The release of animals into their natural habitat takes the cooperation of animal care staff, federal and state governments, researchers, and conservationists. It takes a lot of hard work, and the Oregon Zoo is rightfully beaming with pride as the very first chick to hatch from their condor conservation center turns 20 years old this month. The male California condor, named Kun-Wac-Shun, hatched in 2004 and was released in 2005. He has been living in the wild at California's Pinnacles National Park where he has sired 5 chicks with his life mate, Tiny.

While Kun-Wac-Shun is a success story, it hasn’t all been a walk in the park. Like many condors, he has suffered from elevated levels of lead in his body and has required treatment for lead poisoning several times over the last two decades. Lead poisoning is also responsible for the death of his first life mate and first wild born chick. The Oregon Zoo is working with hunters and other conservationists to address this hazard and promote non-lead bullets. But overall, the future is promising. The California condor population now boasts roughly 500 wild birds and is growing!

20 years on, the first Oregon Zoo-raised condor is flying high at a national park in Central California

★     USFWS: California Condor Recovery Program
★     Non-lead hunting education program




An Emotional Support Goose and the Human-Animal Bond

Friend or fowl?

When you read headlines about an Iowa woman’s battle to keep her emotional support goose, it might be hard to keep from snickering. If you do snicker, that’s understandable. This is a goose we’re talking about, after all. And we’ve all probably had at least one experience with highly suspect “emotional support animals.” Furthermore, her city’s code is clear: you cannot keep geese as pets. So what’s she trying to pull here?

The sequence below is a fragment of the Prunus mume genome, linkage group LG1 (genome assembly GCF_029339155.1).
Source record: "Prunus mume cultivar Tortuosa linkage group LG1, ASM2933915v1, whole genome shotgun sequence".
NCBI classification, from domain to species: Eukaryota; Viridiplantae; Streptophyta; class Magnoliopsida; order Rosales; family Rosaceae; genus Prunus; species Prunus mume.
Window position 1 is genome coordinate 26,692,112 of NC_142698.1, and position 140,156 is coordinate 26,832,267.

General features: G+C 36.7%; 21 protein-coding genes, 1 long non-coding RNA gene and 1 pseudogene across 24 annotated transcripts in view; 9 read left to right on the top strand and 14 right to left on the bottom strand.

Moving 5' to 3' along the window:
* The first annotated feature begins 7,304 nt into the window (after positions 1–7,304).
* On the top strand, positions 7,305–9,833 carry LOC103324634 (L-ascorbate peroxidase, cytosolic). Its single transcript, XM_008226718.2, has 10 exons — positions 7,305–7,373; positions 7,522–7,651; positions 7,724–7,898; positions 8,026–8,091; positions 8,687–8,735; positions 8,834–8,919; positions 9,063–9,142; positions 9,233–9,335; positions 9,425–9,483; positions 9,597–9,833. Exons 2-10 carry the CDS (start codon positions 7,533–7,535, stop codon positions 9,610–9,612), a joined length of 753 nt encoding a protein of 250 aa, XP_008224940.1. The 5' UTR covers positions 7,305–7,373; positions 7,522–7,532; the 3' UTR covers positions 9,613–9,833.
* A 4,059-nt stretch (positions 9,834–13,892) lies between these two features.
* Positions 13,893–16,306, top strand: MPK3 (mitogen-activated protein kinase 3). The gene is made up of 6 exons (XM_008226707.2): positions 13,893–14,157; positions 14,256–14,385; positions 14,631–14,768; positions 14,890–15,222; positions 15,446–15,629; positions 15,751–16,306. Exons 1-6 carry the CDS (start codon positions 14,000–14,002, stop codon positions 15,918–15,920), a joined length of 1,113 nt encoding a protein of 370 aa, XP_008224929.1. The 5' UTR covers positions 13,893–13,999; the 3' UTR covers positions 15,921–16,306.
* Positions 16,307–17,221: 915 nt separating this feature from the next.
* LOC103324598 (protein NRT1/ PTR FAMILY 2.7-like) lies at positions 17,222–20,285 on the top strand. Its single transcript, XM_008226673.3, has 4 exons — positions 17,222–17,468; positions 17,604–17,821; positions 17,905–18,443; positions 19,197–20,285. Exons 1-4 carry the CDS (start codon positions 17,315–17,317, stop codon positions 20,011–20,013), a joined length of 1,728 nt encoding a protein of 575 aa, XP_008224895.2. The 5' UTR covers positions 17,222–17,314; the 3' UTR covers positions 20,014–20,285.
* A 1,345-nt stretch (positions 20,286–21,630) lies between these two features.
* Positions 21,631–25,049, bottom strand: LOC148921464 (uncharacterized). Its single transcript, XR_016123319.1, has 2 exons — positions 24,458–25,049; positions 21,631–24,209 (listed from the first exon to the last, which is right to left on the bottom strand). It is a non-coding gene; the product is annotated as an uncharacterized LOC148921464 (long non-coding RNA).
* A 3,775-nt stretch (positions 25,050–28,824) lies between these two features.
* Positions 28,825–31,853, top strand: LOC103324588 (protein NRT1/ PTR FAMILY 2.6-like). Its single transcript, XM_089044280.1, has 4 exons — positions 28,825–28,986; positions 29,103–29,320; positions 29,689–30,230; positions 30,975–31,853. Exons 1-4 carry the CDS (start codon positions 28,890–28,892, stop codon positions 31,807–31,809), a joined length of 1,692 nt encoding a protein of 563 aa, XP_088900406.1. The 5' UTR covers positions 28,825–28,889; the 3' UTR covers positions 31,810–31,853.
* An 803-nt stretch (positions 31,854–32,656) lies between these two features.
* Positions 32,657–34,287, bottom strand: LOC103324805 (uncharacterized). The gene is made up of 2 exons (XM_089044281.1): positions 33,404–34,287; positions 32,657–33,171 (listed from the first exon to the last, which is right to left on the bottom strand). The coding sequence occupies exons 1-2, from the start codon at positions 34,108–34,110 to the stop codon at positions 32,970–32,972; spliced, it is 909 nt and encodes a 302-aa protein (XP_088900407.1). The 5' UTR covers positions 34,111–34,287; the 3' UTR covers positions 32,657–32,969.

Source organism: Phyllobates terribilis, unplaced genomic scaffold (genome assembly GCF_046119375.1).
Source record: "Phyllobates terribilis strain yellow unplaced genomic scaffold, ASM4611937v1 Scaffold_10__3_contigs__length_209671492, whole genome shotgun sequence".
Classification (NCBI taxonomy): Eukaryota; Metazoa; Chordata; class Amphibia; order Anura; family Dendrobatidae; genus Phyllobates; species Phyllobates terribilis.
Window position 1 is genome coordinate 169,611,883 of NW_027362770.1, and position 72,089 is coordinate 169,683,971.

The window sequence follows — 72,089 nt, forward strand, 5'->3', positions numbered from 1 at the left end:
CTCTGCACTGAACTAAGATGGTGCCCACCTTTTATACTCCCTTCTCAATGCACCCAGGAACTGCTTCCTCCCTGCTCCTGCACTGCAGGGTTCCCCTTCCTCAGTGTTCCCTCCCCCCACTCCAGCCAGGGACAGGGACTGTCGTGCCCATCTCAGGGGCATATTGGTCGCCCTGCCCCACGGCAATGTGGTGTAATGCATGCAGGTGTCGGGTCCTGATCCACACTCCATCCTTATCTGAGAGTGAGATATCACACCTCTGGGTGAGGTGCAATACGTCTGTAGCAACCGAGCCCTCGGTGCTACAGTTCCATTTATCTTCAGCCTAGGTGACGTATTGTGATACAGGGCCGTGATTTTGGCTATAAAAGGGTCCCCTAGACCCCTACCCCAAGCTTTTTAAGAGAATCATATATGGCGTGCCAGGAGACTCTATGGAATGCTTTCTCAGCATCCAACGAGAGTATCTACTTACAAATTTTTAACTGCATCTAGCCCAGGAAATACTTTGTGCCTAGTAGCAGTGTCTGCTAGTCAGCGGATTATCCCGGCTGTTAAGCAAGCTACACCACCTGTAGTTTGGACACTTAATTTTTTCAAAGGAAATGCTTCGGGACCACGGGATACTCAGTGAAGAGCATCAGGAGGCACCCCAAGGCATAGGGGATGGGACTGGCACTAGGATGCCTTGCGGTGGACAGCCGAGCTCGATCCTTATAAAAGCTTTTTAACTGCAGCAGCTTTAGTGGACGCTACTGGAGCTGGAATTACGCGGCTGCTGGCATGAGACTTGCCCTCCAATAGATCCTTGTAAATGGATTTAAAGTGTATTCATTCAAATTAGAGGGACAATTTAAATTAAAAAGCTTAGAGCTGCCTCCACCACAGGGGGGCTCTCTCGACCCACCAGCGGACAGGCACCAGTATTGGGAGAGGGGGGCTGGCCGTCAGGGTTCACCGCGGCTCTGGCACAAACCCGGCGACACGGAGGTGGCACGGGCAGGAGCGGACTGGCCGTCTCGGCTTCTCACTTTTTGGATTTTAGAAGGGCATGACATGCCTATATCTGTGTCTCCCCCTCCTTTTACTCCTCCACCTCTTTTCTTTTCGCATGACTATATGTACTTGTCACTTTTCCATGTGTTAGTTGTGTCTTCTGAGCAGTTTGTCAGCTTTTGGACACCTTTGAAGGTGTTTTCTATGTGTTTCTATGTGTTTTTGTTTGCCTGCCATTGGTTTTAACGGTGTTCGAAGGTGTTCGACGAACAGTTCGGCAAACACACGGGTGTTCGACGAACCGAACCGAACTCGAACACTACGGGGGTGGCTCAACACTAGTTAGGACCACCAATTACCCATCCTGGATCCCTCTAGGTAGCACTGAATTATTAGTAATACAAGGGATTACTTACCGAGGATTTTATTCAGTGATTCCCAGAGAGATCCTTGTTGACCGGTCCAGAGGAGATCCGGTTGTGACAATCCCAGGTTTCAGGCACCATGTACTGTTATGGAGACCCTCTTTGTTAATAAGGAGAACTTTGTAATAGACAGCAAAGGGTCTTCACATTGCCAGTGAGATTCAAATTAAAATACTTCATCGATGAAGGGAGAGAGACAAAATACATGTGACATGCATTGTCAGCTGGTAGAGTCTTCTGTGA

Pretty silly, right? Maybe. But the woman’s case, whether you feel it is legit or just another example of self-serving boundary pushing, brings up a lot of truths about the human-animal bond that are worth examining.

For one, she says her pet goose, Blue, is a great friend – the “light of her day,” in fact. Second, she says his presence has helped her navigate an exhaustive list of mental health issues, including suicidal thoughts. On top of that, she gives at least partial credit to Blue for maintaining her sobriety. Finally, she has said that if the city council won’t let her keep Blue, she won’t get rid of the goose – she’ll move.

This is an individual’s story, and as always, our own mileage with pets may vary (perhaps you’ve owned a pet that damaged your mental health). But there are a lot of general truths within: pets definitely light up our lives, and our animal companions’ ability to boost mental health is well known. Pets also offer unconditional love… while at the same time demanding the type of responsibility and daily routines from their owners that foster feelings of accountability and self-worth. Additionally (and less studied than anecdotal), many people in recovery have talked about sticking with the program not just for themselves, but because they have taken the responsibility of caring for their pets to heart. Finally, people moving for the sake of their pets isn’t uncommon, either. In one recent survey, 2/3 of respondents said they would be willing to move for the sake of their pets. In another survey, this one of Gen-Z’ers, respondents said they would be more likely to move for the sake of their pets than their partners.

So snicker all you want about emotional support geese… but no matter how this story ends, you can’t deny that the woman at the center of it all brings up several valid and relatable points.

Iowa woman battling city over emotional support goose: 'He's the light of my day'

★     Consumers Are Moving for Their Pets
★     Gen Z would prioritize pets over partners and kids if buying a home



AI Is Decoding the Languages of Animals